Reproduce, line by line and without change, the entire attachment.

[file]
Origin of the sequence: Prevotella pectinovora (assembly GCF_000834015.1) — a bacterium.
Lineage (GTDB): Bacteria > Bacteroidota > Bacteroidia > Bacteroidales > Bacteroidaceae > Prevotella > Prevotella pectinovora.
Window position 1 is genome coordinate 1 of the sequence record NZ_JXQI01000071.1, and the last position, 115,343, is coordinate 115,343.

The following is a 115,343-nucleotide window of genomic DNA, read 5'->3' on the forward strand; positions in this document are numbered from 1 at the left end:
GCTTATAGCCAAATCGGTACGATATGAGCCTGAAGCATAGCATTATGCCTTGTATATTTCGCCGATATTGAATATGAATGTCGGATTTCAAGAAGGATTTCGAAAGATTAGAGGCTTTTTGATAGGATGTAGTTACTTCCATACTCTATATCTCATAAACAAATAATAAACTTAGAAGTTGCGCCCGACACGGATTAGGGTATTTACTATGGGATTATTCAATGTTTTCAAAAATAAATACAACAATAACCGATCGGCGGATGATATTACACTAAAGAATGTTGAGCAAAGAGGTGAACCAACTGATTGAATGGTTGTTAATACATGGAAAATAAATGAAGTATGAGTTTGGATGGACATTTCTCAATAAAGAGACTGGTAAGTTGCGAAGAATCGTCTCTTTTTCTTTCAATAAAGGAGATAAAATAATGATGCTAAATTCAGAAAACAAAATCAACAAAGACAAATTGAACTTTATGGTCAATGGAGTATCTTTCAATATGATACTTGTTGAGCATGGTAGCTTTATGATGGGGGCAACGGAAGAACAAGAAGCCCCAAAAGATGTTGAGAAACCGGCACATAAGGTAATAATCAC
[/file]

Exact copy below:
Origin of the sequence: Prevotella pectinovora (assembly GCF_000834015.1) — a bacterium.
Lineage (GTDB): Bacteria > Bacteroidota > Bacteroidia > Bacteroidales > Bacteroidaceae > Prevotella > Prevotella pectinovora.
Window position 1 is genome coordinate 1 of the sequence record NZ_JXQI01000071.1, and the last position, 115,343, is coordinate 115,343.

The following is a 115,343-nucleotide window of genomic DNA, read 5'->3' on the forward strand; positions in this document are numbered from 1 at the left end:
GCTTATAGCCAAATCGGTACGATATGAGCCTGAAGCATAGCATTATGCCTTGTATATTTCGCCGATATTGAATATGAATGTCGGATTTCAAGAAGGATTTCGAAAGATTAGAGGCTTTTTGATAGGATGTAGTTACTTCCATACTCTATATCTCATAAACAAATAATAAACTTAGAAGTTGCGCCCGACACGGATTAGGGTATTTACTATGGGATTATTCAATGTTTTCAAAAATAAATACAACAATAACCGATCGGCGGATGATATTACACTAAAGAATGTTGAGCAAAGAGGTGAACCAACTGATTGAATGGTTGTTAATACATGGAAAATAAATGAAGTATGAGTTTGGATGGACATTTCTCAATAAAGAGACTGGTAAGTTGCGAAGAATCGTCTCTTTTTCTTTCAATAAAGGAGATAAAATAATGATGCTAAATTCAGAAAACAAAATCAACAAAGACAAATTGAACTTTATGGTCAATGGAGTATCTTTCAATATGATACTTGTTGAGCATGGTAGCTTTATGATGGGGGCAACGGAAGAACAAGAAGCCCCAAAAGATGTTGAGAAACCGGCACATAAGGTAATAATCAC